> > [3,] 0.0703796
> >
> > Is there a way to force the column name to remain in such a case?
> >
> > Thanks,
> > Alex
> >
> >> sessionInfo()
> > R version 2.4.1 (2006-12-18)
> > i386-pc-mingw32
> >
> > locale:
> > LC_COLLATE=English_United Kingdom.1252;LC_CTYPE=English_United
> > Kingdom.1252;LC_MONETARY=English_United
> > Kingdom.1252;LC_NUMERIC=C;LC_TIME=English_United Kingdom.1252
> >
> > attached base packages:
> > [1] "stats" "graphics" "grDevices" "utils" "datasets"
> > "methods"
> > [7] "base"
> >>
> >
> > ------------------------------------
> > Alex Lam
> > PhD student
> > Department of Genetics and Genomics
> > Roslin Institute (Edinburgh)
> > Roslin
> > Midlothian EH25 9PS
> > Great Britain
> >
> > Phone +44 131 5274471
> > Web http://www.roslin.ac.uk
>
>
> --
> Brian D. Ripley, ripley_at_stats.ox.ac.uk
> Professor of Applied Statistics, http://www.stats.ox.ac.uk/~ripley/
> University of Oxford, Tel: +44 1865 272861 (self)
> 1 South Parks Road, +44 1865 272866 (PA)
> Oxford OX1 3TG, UK Fax: +44 1865 272595
>
>
>
> ------------------------------
>
> Message: 41
> Date: Tue, 1 May 2007 22:37:29 +0100
> From: "Pedro Sobral" <sobralix_at_gmail.com>
> Subject: [R] to calculate sums
> To: r-help_at_stat.math.ethz.ch
> Message-ID:
> <855386b70705011437j63d5260bnb811d014bea44259@mail.gmail.com>
> Content-Type: text/plain; charset="iso-8859-1"
>
> Dear R-users,
>
> I am trying to use R to calculate sums like the ones in the file attached.
> Would you please provide some help? At the moment I have no clue about how
> to due...
>
> Thank you in advance,
>
> Kind regards,
> Pedro
>
> ------------------------------
>
> Message: 42
> Date: Tue, 1 May 2007 17:50:01 -0400
> From: "Weiwei Shi" <helprhelp_at_gmail.com>
> Subject: [R] dlda{supclust} 's output
> To: "R Help" <R-help_at_stat.math.ethz.ch>
> Cc: dettling_at_stat.math.ethz.ch
> Message-ID:
> <cdf817830705011450m51381074s82e3d5d4f42c1c61@mail.gmail.com>
> Content-Type: text/plain; charset=ISO-8859-1; format=flowed
>
> Hi,
>
> I am using dlda algorithm from supclust package and I am wondering if
> the output can be a continuous probability instead of discrete class
> label (zero or one) since it puts some restriction on convariance
> matrix, compared with lda, while the latter can.
>
> thanks,
>
> --
> Weiwei Shi, Ph.D
> Research Scientist
> GeneGO, Inc.
>
> "Did you always know?"
> "No, I did not. But I believed..."
> ---Matrix III
>
>
>
> ------------------------------
>
> Message: 43
> Date: Tue, 01 May 2007 18:57:10 -0300
> From: Paulo Barata <pbarata_at_infolink.com.br>
> Subject: Re: [R] to draw a smooth arc
> To: Paul Murrell <p.murrell_at_auckland.ac.nz>
> Cc: Prof Brian Ripley <ripley_at_stats.ox.ac.uk>, Greg Snow
> <Greg.Snow_at_intermountainmail.org>, r-help_at_stat.math.ethz.ch
> Message-ID: <4637B7B6.7000303@infolink.com.br>
> Content-Type: text/plain; charset=ISO-8859-1; format=flowed
>
>
> Dr. Murrell and all,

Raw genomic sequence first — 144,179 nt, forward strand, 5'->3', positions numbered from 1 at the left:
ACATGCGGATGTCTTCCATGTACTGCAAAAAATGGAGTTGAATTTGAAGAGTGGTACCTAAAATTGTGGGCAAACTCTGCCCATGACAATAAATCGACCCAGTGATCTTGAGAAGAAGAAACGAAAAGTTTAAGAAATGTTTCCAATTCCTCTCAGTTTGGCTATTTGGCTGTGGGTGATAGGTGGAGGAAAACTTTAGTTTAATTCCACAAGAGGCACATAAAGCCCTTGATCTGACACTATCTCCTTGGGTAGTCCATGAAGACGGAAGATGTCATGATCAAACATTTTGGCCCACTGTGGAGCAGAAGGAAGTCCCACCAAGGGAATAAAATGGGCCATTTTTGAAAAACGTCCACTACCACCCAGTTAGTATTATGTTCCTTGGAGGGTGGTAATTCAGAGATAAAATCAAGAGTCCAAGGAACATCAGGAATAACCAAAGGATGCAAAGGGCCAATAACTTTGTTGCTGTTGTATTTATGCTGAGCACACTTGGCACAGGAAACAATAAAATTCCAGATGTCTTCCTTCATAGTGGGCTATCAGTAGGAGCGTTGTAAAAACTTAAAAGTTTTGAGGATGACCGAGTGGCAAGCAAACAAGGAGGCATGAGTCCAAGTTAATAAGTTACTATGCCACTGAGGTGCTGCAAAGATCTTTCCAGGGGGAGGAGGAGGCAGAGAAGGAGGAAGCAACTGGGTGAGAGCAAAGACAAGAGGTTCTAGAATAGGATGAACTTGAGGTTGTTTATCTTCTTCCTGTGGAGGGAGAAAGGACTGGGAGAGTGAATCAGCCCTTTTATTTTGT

>
> One final suggestion: a future function arc() in package graphics,
> with centre-radius-angle parameterisation, could also include an
> option to draw arrows at either end of the arc, as one can find
> in function arrows().
>
> Thank you.
>
> Paulo Barata
>
> -----------------------------------------------------------------------
> Paul Murrell wrote:
> > Hi
> >
> >
> > Paulo Barata wrote:
> >> Dr. Snow and Prof. Ripley,
> >>
> >> Dr. Snow's suggestion, using clipplot (package TeachingDemos),
> >> is maybe a partial solution to the problem of drawing an arc of
> >> a circle (as long as the line width of the arc is not that large,
> >> as pointed out by Prof. Ripley). If the arc is symmetrical around
> >> a vertical line, then it is not so difficult to draw it that way.
> >> But an arc that does not have this kind of symmetry would possibly
> >> require some geometrical computations to find the proper rectangle
> >> to be used for clipping.
> >>
> >> I would like to suggest that in a future version of R some function
> >> be included in the graphics package to draw smooth arcs with
> >> given center, radius, initial and final angles. I suppose
> >> that the basic ingredients are available in function "symbols"
> >> (graphics).
> >
> >
> > Just to back up a few previous posts ...
> >
> > There is something like this facility already available via the
> > grid.xspline() function in the grid package. This provides very
> > flexible curve drawing (including curves very close to Bezier curves)
> > based on the X-Splines implemented in xfig. The grid.curve() function
> > provides a convenience layer that allows for at least certain
> > parameterisations of arcs (you specify the arc end points and the
> angle).
> >
> > These functions are built on functionality within the core graphics
> > engine, so exposing a similar interface (e.g., an xspline() function)
> > within "traditional" graphics would be relatively straightforward.
> >
> > The core functionality draws the curves as line segments (but
> > automatically figures out how many segments to use so that the curve
> > looks smooth); it does NOT call curve-drawing primitives in the
> > graphics device (like PostScript's curveto).
> >
> > In summary: there is some support for smooth curves, but we could still
> > benefit from a specific arc() function with the standard
> > centre-radius-angle parameterisation and we could also benefit from
> > exposing the native strengths of different graphics devices (rather than
> > the current lowest-common-denominator approach).
> >
> > Paul
> >
> >
> >> Thank you very much.
> >>
> >> Paulo Barata
> >> (Rio de Janeiro - Brazil)
> >>
> >> -----------------------------------------------------------------------